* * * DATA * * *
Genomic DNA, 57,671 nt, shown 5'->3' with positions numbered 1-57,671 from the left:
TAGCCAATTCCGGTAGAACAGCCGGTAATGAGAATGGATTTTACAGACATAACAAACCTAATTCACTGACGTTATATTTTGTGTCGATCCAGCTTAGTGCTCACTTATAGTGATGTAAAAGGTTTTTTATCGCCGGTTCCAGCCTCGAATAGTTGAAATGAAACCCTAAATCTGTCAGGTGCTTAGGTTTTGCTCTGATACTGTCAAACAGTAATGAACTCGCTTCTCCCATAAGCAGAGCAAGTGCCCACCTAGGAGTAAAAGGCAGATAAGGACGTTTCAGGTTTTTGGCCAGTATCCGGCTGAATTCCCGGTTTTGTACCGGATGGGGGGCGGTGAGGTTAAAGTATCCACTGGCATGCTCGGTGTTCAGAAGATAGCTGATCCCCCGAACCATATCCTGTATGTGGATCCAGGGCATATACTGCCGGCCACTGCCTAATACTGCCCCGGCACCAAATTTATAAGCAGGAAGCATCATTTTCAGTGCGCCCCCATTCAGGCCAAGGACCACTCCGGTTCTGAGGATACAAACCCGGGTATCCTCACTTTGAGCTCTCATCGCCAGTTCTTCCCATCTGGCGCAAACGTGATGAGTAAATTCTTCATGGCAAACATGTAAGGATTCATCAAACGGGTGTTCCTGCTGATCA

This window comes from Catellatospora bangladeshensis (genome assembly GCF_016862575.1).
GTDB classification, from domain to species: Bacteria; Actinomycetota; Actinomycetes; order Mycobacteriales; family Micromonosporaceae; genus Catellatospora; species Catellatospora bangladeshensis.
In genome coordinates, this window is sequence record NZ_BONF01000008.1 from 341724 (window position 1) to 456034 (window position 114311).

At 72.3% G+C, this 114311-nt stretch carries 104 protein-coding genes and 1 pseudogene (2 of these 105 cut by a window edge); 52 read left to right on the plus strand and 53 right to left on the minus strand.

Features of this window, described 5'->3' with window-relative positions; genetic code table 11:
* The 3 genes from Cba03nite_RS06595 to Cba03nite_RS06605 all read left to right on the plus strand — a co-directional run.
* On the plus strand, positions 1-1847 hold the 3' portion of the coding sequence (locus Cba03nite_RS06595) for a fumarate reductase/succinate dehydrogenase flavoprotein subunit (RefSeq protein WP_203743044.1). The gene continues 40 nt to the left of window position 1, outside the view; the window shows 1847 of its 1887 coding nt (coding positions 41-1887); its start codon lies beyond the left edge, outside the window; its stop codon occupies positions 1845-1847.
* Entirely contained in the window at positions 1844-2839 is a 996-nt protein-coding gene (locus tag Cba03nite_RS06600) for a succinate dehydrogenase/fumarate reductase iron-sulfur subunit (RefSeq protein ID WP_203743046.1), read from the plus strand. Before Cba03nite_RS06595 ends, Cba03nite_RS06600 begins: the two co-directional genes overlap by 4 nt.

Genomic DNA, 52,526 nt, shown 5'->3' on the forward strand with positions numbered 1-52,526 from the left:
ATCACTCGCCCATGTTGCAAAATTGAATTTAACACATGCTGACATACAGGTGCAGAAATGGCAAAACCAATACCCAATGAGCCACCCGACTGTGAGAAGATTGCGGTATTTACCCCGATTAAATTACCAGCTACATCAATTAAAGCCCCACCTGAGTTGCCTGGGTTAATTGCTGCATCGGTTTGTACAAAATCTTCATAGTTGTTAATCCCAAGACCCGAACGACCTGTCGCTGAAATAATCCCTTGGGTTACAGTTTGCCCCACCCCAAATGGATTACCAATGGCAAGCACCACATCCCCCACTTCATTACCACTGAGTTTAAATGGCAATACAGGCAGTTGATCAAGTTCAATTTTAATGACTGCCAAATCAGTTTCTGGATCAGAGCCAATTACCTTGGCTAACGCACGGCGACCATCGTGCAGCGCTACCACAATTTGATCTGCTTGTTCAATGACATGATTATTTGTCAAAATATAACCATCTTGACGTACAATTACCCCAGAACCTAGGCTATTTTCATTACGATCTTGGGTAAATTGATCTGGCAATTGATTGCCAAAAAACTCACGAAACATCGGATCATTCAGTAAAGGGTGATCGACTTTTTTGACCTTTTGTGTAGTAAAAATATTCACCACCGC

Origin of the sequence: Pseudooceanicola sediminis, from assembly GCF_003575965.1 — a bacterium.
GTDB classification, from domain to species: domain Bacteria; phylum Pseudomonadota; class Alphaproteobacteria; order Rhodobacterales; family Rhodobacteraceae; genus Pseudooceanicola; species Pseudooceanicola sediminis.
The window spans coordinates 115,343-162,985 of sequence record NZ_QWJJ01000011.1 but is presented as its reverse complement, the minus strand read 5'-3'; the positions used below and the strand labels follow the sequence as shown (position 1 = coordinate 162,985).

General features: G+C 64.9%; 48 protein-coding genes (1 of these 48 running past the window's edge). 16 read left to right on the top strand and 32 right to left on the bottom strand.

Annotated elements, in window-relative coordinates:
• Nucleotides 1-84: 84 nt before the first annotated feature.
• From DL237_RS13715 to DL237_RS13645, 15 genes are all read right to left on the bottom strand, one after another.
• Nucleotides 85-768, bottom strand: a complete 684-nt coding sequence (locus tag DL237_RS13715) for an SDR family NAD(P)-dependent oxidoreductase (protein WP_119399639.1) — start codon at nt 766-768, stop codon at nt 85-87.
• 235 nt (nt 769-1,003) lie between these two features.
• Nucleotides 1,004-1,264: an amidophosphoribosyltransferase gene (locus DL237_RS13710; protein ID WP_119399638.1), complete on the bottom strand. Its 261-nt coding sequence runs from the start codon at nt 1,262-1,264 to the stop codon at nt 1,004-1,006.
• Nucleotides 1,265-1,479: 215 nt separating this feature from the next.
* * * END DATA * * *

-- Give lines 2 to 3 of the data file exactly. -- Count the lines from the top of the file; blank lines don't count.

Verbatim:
TAGCCAATTCCGGTAGAACAGCCGGTAATGAGAATGGATTTTACAGACATAACAAACCTAATTCACTGACGTTATATTTTGTGTCGATCCAGCTTAGTGCTCACTTATAGTGATGTAAAAGGTTTTTTATCGCCGGTTCCAGCCTCGAATAGTTGAAATGAAACCCTAAATCTGTCAGGTGCTTAGGTTTTGCTCTGATACTGTCAAACAGTAATGAACTCGCTTCTCCCATAAGCAGAGCAAGTGCCCACCTAGGAGTAAAAGGCAGATAAGGACGTTTCAGGTTTTTGGCCAGTATCCGGCTGAATTCCCGGTTTTGTACCGGATGGGGGGCGGTGAGGTTAAAGTATCCACTGGCATGCTCGGTGTTCAGAAGATAGCTGATCCCCCGAACCATATCCTGTATGTGGATCCAGGGCATATACTGCCGGCCACTGCCTAATACTGCCCCGGCACCAAATTTATAAGCAGGAAGCATCATTTTCAGTGCGCCCCCATTCAGGCCAAGGACCACTCCGGTTCTGAGGATACAAACCCGGGTATCCTCACTTTGAGCTCTCATCGCCAGTTCTTCCCATCTGGCGCAAACGTGATGAGTAAATTCTTCATGGCAAACATGTAAGGATTCATCAAACGGGTGTTCCTGCTGATCA

This window comes from Catellatospora bangladeshensis (genome assembly GCF_016862575.1).